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    JS has to be used for things that doesn't compromise the site security. You can use it to check simple things, open popups, but when you create something with JS, you should disable JS and test your page with it disabled, to make sure your site is secure.
    Takitei
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  19. #44
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    Quote Originally Posted by Takitei
    LOL;

    Man, PHP+MySQL+Apache and all that OpenSource stuff have more future than Micro$oft .NET platform. Just... open Google and search 'php': 904.000.000 results, 'asp': 850.000.000.

    Even Google says that! So, I would tell you, learn PHP a lot lot lot... learn SQL, learn a bit of JavaScript and start your business with that. You will remember this text that I am writing to you in a soon future.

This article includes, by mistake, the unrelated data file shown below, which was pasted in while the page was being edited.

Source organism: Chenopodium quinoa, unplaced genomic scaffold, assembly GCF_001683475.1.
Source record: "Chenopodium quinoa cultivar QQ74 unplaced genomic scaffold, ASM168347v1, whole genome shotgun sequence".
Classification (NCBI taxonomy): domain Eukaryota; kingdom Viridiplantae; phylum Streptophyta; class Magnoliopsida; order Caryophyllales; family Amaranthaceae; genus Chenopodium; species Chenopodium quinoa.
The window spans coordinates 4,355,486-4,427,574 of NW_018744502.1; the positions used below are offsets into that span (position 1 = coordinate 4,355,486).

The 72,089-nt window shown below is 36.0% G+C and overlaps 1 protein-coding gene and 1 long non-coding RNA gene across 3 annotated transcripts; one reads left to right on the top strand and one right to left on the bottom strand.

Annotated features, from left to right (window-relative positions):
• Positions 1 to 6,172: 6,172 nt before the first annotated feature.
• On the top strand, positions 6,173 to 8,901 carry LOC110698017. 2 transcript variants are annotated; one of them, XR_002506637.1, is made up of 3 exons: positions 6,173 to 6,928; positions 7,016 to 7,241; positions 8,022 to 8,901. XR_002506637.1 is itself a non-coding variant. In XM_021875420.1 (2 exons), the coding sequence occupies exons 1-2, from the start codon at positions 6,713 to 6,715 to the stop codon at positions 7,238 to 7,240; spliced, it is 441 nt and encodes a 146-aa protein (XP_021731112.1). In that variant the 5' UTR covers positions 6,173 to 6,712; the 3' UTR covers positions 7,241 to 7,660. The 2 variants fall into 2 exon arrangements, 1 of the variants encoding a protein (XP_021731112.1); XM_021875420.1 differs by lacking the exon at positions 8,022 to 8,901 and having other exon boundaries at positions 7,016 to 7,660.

There is more people developing in PHP than ASP. More people use MySQL than MSSQL, even PostgreSQL is better than MSSQL. So... dont be afraid. PHP will remain being the leader in web development, unless some 10 years old genius made other dev language.

    Good luck!
    Well said. PHP is by far more popular than ASP, same thing with MySQL (again like Takitei said, PostgreSQL is better).

    One of the reasons why PHP is more popular is because Linux supports it and Linux is a free Operating System that has distrobutions for all computer types (servers, desktops, work places, laptops, etc.)

    Stick with PHP and you'll be making both money and you'll make a future for yourself.

    Regards
    Josh

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    SitePoint Wizard Young Twig's Avatar
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    Quote Originally Posted by SMB20